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Sky High Race: How Thai Airlines Plan to Trap a Whopping 35 Million Tourists – Is Your Next Destination On Their Radar?

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As we inch closer to the tail end of 2024, airlines are hastily revving up, eager to kickstart new routes. The anticipation is palpable as they prep for the demand surge in the fourth quarter’s peak season.

Leading the charge is the Tourism Authority of Thailand (TAT). It has set sights on the burgeoning “CIA” market, an acronym for China, India, and Asean countries. The strategy aims to reel in a cool 25 million tourists this year, with high hopes for a rise to 35 million tourists in the forthcoming year.

Regional airlines aren’t left behind; they’re plotting to service these destinations too. Take, for example, the regional budget carrier, Thai Lion Air, which has unveiled plans to bounce back with six direct flights daily from Bangkok’s Don Mueang airport to half a dozen destinations in China: Guangzhou, Chengdu, Hangzhou, Shanghai, Shenzhen, and Xi-an. These flights are equipped with B737-800 and B737-900ER aircraft and are expected to make a debut on August 15, with flights from China launching the following day.

Responding to tourists’ demands, Thai Lion Air has also decided to bring back its Tokyo (Narita) from Bangkok (Don Mueang) route, with a layover in Taipei, starting August 16. This route will have five flights every week, with promotional ticket prices starting from 3,995 baht per flight.

EVA Airways joined the promotional-charge, with July 27 seeing Clay Sun, executive vice-president, announcing an intent to partner with TAT to promote Thailand as a go-to tourist destination globally. Notably, it offers 28 direct flights per week from Bangkok to Taipei, and several flights to China, Japan, and Seoul, among others.

The TAT is keeping an eagle eye on the Indian airline market, recognizing that Indian travellers often opt for Indian airlines. Pre-pandemic, ten airlines provided direct flights from 13 Indian cities to Thailand, translating to about 300 weekly flights ferrying approximately 62,000 passengers.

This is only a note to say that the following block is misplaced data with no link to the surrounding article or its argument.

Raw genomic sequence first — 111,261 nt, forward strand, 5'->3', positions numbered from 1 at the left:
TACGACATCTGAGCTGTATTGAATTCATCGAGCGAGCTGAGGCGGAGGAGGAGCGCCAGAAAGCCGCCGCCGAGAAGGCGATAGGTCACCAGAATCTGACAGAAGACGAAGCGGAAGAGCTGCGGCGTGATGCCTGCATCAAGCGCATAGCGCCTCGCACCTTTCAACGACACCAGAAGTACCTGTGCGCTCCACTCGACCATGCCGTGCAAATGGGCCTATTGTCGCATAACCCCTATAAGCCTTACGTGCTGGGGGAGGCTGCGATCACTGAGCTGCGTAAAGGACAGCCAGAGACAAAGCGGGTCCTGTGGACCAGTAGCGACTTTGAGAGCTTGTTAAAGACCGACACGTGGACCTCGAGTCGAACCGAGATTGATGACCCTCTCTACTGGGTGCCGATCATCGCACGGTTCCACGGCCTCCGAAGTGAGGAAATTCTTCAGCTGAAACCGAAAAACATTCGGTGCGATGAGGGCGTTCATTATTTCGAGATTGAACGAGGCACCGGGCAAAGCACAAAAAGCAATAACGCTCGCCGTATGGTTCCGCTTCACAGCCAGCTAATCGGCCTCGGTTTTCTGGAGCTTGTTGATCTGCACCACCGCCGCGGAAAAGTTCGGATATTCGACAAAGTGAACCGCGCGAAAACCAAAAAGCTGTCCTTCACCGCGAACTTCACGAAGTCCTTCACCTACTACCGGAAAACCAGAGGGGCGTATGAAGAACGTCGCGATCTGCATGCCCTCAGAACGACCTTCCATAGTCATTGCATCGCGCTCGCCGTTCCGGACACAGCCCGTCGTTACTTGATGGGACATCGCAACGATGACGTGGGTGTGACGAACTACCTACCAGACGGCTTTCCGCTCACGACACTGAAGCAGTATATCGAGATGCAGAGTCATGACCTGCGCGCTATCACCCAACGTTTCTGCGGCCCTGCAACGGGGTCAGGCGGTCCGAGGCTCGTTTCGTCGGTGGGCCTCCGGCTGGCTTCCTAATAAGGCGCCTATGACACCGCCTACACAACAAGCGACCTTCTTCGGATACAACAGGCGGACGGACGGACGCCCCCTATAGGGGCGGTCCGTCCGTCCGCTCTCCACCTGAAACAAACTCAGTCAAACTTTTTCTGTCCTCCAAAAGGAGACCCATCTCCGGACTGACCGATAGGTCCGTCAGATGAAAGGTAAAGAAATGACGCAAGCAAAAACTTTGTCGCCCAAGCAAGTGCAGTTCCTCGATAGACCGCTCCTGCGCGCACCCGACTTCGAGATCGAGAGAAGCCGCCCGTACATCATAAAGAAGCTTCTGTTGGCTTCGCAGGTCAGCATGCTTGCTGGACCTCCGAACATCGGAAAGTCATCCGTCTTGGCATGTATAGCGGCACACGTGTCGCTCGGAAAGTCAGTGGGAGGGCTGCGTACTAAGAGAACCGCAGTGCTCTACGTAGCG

Nevertheless, post-covid, only nine airlines currently offer180 direct flights per week from 10 Indian cities, summing to around 39,000 passengers and an average load factor of 70-75%. We could potentially see a new addition to the mix, with the upcoming Indian airline, Akasa Air, planning to commence operations by this year’s end.

In the Asean market, airlines are gearing up to resume routes. For instance, Nok Air is all set to restart flights to Singapore, noting that the situation between the two countries is almost back to normalcy. During this year’s first half, Singaporean tourists in Thailand numbered 439,239, ranking ninth among foreign visitors, the majority of whom were fully independent travellers (FIT).

Air Asia has plans brewing to begin flights from Bangkok’s Don Mueang to Cebu, Philippines, in response to demand from Filipino travellers. The TAT hopes to draw 300,000 Filipino tourists in 2023, considering the first six months of this year already saw 196,114 tourists.

Meanwhile, Malaysia’s low-cost airline, MYAirline, is contemplating offering international day flights from Kuala Lumpur to Bangkok’s two airports – Suvarnabhumi and Don Mueang. The airline’s ambitious plans also involve offering routes to Phuket, Chiang Mai, Krabi, and Samui, with details anticipated to drop soon.

Currently, eight airlines offer a total of 256 flights every week between Thailand and Malaysia. Further, Malaysia tops the foreign tourist group with a whopping 1.90 million visitors to Thailand in the first half of this year alone. Exciting times lie ahead in the airline industry as these plans take flight!

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